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City gives green light to install historical marker commemorating 1906 lynchings

By Natalie Anderson
natalie.anderson@salisburypost.com

SALISBURY — The city has issued a certificate of appropriateness for the Actions in Faith and Justice organization to install a historical marker commemorating local Jim Crow-era lynchings and present-day racial injustice.

The marker would be adjacent to the Oak Grove Freedman’s Cemetery, located between the curb and sidewalk along North Church Street. The Freedman’s Cemetery pays homage to more than 150 mostly unknown Black men, women and children buried there. In the mid-2000s, several stones were removed from the granite wall separating an Old English Cemetery from the Freedman’s Cemetery to symbolize their shared history.

Organizers say the marker will be in proximity to the Rowan County Courthouse where three Black men named Jack Dillingham, John Gillespie and son Nease Gillespie were abducted from the Rowan County jail in Salisbury and lynched by a white mob of more than 5,000 people a distance away.

“We chose to put our remembrance right beside the Freedman’s Cemetery where people from around that same era with be together,” said Rev. Olen Bruner, co-chair of the grassroots organization Actions in Faith and Justice. “We want to recognize and honor our people so they can be together and rest in peace.”

Efforts related to the project began in 2017. In December, the city’s Public Art Committee formally endorsed the project. The city granted the project a certificate of appropriateness on March 10, which gives the green light for the marker to be installed. City Manager Lane Bailey stated in a letter of approval that the installation would be overseen by the city’s Public Works and Community Planning Services departments.

Bruner said he was “elated” to see the city’s formal approval as it gave him hope to see the project through.

“Lord, Jesus, it’s going to happen,” Bruner said. “My excitement is that we get one more opportunity in this current state of our society to come face-to-face with truths.”

Bruner said the Equal Justice Initiative in Alabama is currently constructing the marker. AFJ and the city are hoping for an installation in August, but installation will ultimately depend on the shipment of the marker. In the certificate of appropriateness, EJI estimates construction and shipment can take up to 10 weeks.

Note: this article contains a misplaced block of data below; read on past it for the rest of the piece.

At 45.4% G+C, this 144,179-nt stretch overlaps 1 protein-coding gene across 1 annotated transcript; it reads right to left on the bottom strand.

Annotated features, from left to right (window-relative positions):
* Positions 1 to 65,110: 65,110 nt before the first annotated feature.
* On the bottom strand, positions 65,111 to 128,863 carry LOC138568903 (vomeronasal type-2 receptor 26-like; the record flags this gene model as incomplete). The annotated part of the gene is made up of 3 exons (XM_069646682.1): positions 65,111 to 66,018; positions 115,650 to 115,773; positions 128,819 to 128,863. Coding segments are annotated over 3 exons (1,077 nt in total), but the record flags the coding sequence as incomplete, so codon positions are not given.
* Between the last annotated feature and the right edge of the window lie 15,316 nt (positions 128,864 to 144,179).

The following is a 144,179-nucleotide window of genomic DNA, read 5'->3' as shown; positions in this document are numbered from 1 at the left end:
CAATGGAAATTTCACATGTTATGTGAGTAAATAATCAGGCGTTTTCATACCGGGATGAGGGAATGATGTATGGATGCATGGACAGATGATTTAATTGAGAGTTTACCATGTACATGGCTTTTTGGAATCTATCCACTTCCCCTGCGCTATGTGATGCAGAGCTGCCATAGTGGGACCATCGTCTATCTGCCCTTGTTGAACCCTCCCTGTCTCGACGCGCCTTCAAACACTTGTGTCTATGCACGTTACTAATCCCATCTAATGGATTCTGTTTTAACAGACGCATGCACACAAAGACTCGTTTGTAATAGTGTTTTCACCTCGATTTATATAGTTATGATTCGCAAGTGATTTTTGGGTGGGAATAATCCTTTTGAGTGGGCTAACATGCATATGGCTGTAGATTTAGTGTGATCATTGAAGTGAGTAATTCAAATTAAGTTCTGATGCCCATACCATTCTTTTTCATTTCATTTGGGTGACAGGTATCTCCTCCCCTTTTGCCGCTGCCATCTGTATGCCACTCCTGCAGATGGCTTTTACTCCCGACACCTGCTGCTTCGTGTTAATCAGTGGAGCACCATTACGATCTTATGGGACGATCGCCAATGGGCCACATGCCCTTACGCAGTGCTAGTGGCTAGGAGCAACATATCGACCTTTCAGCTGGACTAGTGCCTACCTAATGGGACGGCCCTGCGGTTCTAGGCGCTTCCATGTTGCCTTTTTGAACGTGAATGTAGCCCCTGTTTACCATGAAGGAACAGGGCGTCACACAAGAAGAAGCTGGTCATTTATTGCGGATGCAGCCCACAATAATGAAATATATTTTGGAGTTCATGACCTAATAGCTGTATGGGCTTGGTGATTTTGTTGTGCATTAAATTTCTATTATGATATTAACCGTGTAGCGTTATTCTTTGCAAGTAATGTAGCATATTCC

The marker will be 3.5 feet wide and about 3 feet high, with the supporting post rising four feet from the ground. The marker will contain silver lettering on a black background, with one side describing local history about the 1906 lynchings and another telling a broader narrative of racial injustice. The Equal Justice Initiative will be responsible for crafting the marker, shipping it and maintaining it.

“It is a gift. The only cost the city will incur is digging the hole, and if they don’t want to do it, I’ll do it myself,” Bruner said. “It is a gift to us … that will allow children to know a historical fact — that this happened in America.”

Bruner said EJI is currently partnering with multiple organizations across the U.S. to “change the narrative of race in America.” Called the Community Remembrance Project, EJI has placed such markers in cities in Alabama, South Carolina, Georgia, Mississippi, Texas, Missouri, Tennessee, Virginia, Maryland, Ohio, Oklahoma and Minnesota. He said Salisbury’s marker would be the first in North Carolina.

“The moment is right,” he said. “The time is right.”

AFJ, Bruner added, is currently looking into other projects, including ways to commemorate Salisbury’s Black community in the EJI’s Legacy Museum and the National Memorial for Peace and Justice in Alabama. Additionally, AFJ has plans for “more projects that are positive but respectful of the feelings of the community around us,” Bruner said.

Contact reporter Natalie Anderson at 704-797-4246.

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